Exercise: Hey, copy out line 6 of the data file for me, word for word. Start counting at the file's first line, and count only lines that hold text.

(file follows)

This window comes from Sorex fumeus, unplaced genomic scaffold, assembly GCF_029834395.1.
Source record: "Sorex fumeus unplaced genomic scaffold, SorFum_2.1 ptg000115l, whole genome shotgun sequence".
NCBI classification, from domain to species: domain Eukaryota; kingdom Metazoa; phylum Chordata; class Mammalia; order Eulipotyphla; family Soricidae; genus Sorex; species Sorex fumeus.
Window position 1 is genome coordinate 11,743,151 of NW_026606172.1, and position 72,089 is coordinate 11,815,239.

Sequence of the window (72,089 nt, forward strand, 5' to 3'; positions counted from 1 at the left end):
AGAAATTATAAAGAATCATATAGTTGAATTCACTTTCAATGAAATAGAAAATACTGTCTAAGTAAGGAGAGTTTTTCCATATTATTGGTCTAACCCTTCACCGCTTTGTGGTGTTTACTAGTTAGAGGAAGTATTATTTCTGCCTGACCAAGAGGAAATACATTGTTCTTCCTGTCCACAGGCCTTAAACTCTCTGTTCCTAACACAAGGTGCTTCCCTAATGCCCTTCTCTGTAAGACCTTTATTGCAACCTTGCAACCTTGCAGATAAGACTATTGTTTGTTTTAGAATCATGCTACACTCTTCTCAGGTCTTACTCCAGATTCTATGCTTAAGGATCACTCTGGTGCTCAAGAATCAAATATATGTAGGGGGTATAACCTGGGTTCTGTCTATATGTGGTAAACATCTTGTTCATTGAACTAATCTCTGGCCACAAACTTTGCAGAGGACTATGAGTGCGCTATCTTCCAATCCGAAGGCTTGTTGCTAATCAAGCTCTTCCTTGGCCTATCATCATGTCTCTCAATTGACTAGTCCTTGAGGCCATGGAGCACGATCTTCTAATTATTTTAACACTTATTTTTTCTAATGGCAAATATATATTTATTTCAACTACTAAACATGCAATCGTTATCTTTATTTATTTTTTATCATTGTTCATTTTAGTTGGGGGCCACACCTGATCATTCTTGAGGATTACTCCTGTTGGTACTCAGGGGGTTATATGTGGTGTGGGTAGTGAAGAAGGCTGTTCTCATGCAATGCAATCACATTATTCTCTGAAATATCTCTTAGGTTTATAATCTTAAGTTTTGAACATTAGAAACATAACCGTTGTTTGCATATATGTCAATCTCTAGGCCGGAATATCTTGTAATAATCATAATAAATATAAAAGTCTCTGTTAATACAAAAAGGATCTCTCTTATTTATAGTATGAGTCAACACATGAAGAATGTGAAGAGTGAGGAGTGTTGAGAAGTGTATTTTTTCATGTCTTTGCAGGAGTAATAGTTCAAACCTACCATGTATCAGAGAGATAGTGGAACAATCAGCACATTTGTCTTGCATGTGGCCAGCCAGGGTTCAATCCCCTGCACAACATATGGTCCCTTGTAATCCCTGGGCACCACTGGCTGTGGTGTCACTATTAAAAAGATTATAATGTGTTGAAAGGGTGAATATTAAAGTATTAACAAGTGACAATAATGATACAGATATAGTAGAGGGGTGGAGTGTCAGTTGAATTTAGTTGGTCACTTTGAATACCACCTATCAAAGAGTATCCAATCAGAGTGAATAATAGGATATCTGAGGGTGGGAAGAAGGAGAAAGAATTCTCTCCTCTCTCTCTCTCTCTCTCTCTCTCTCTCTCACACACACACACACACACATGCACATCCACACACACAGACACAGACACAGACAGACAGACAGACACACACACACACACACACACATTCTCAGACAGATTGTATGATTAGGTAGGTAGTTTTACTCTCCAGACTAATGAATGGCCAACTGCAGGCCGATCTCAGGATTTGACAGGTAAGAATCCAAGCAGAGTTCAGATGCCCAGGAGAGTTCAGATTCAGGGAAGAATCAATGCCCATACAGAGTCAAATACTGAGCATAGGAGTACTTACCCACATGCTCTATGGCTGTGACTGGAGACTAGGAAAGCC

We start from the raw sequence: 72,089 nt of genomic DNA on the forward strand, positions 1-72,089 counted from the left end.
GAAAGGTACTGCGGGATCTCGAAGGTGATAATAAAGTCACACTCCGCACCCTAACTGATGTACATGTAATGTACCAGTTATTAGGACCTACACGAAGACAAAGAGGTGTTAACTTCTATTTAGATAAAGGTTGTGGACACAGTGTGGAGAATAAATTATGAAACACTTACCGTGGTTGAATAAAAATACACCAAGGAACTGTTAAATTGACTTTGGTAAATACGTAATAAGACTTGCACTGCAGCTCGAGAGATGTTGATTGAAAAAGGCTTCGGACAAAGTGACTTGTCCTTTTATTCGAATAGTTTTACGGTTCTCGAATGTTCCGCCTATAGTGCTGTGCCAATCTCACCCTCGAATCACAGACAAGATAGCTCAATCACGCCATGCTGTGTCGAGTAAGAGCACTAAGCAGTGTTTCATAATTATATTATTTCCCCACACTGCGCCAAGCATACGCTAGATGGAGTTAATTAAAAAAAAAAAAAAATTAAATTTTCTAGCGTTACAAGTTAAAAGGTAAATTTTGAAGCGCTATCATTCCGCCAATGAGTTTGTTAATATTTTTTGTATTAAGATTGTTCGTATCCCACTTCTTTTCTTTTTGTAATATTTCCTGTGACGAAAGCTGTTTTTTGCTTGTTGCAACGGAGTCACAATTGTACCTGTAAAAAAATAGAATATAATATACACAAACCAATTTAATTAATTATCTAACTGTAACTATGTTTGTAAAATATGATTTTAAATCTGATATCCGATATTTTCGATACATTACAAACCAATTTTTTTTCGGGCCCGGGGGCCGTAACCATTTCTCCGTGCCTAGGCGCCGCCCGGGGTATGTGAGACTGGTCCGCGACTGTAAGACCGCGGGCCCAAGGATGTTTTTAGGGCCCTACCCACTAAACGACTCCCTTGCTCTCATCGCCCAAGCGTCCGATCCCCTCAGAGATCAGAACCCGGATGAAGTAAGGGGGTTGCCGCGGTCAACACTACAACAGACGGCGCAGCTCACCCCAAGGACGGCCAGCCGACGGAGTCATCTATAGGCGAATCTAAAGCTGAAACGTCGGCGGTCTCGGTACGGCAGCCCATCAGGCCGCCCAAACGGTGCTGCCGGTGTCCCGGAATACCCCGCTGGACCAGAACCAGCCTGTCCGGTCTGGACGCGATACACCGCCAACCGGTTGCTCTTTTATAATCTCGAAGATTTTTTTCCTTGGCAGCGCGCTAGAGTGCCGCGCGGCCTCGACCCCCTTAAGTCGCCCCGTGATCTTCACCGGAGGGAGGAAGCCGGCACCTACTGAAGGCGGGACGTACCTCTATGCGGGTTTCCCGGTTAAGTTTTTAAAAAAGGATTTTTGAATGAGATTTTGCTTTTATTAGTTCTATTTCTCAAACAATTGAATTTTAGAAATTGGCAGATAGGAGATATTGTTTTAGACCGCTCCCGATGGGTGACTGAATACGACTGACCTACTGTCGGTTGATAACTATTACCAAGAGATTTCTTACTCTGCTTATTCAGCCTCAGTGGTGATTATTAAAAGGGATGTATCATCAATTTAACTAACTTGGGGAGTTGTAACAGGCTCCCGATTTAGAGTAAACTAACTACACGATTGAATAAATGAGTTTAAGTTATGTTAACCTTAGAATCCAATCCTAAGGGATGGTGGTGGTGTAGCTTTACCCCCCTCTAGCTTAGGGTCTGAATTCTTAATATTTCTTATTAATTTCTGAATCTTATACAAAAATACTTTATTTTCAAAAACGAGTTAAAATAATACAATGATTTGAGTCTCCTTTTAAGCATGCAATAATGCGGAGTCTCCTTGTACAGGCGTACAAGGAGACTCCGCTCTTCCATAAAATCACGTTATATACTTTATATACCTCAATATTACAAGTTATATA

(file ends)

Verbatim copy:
AGAAATTATAAAGAATCATATAGTTGAATTCACTTTCAATGAAATAGAAAATACTGTCTAAGTAAGGAGAGTTTTTCCATATTATTGGTCTAACCCTTCACCGCTTTGTGGTGTTTACTAGTTAGAGGAAGTATTATTTCTGCCTGACCAAGAGGAAATACATTGTTCTTCCTGTCCACAGGCCTTAAACTCTCTGTTCCTAACACAAGGTGCTTCCCTAATGCCCTTCTCTGTAAGACCTTTATTGCAACCTTGCAACCTTGCAGATAAGACTATTGTTTGTTTTAGAATCATGCTACACTCTTCTCAGGTCTTACTCCAGATTCTATGCTTAAGGATCACTCTGGTGCTCAAGAATCAAATATATGTAGGGGGTATAACCTGGGTTCTGTCTATATGTGGTAAACATCTTGTTCATTGAACTAATCTCTGGCCACAAACTTTGCAGAGGACTATGAGTGCGCTATCTTCCAATCCGAAGGCTTGTTGCTAATCAAGCTCTTCCTTGGCCTATCATCATGTCTCTCAATTGACTAGTCCTTGAGGCCATGGAGCACGATCTTCTAATTATTTTAACACTTATTTTTTCTAATGGCAAATATATATTTATTTCAACTACTAAACATGCAATCGTTATCTTTATTTATTTTTTATCATTGTTCATTTTAGTTGGGGGCCACACCTGATCATTCTTGAGGATTACTCCTGTTGGTACTCAGGGGGTTATATGTGGTGTGGGTAGTGAAGAAGGCTGTTCTCATGCAATGCAATCACATTATTCTCTGAAATATCTCTTAGGTTTATAATCTTAAGTTTTGAACATTAGAAACATAACCGTTGTTTGCATATATGTCAATCTCTAGGCCGGAATATCTTGTAATAATCATAATAAATATAAAAGTCTCTGTTAATACAAAAAGGATCTCTCTTATTTATAGTATGAGTCAACACATGAAGAATGTGAAGAGTGAGGAGTGTTGAGAAGTGTATTTTTTCATGTCTTTGCAGGAGTAATAGTTCAAACCTACCATGTATCAGAGAGATAGTGGAACAATCAGCACATTTGTCTTGCATGTGGCCAGCCAGGGTTCAATCCCCTGCACAACATATGGTCCCTTGTAATCCCTGGGCACCACTGGCTGTGGTGTCACTATTAAAAAGATTATAATGTGTTGAAAGGGTGAATATTAAAGTATTAACAAGTGACAATAATGATACAGATATAGTAGAGGGGTGGAGTGTCAGTTGAATTTAGTTGGTCACTTTGAATACCACCTATCAAAGAGTATCCAATCAGAGTGAATAATAGGATATCTGAGGGTGGGAAGAAGGAGAAAGAATTCTCTCCTCTCTCTCTCTCTCTCTCTCTCTCTCTCTCACACACACACACACACACATGCACATCCACACACACAGACACAGACACAGACAGACAGACAGACACACACACACACACACACACATTCTCAGACAGATTGTATGATTAGGTAGGTAGTTTTACTCTCCAGACTAATGAATGGCCAACTGCAGGCCGATCTCAGGATTTGACAGGTAAGAATCCAAGCAGAGTTCAGATGCCCAGGAGAGTTCAGATTCAGGGAAGAATCAATGCCCATACAGAGTCAAATACTGAGCATAGGAGTACTTACCCACATGCTCTATGGCTGTGACTGGAGACTAGGAAAGCC